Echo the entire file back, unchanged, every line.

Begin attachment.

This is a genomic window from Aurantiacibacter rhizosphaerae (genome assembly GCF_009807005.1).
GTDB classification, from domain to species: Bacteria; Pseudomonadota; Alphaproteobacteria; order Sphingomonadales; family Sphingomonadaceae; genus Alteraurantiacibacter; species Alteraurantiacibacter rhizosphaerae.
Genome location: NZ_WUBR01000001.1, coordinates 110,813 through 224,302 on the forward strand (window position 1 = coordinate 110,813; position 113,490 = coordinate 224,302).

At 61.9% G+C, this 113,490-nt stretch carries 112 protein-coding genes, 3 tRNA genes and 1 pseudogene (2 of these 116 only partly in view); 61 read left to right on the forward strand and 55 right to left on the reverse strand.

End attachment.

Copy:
This is a genomic window from Aurantiacibacter rhizosphaerae (genome assembly GCF_009807005.1).
GTDB classification, from domain to species: Bacteria; Pseudomonadota; Alphaproteobacteria; order Sphingomonadales; family Sphingomonadaceae; genus Alteraurantiacibacter; species Alteraurantiacibacter rhizosphaerae.
Genome location: NZ_WUBR01000001.1, coordinates 110,813 through 224,302 on the forward strand (window position 1 = coordinate 110,813; position 113,490 = coordinate 224,302).

At 61.9% G+C, this 113,490-nt stretch carries 112 protein-coding genes, 3 tRNA genes and 1 pseudogene (2 of these 116 only partly in view); 61 read left to right on the forward strand and 55 right to left on the reverse strand.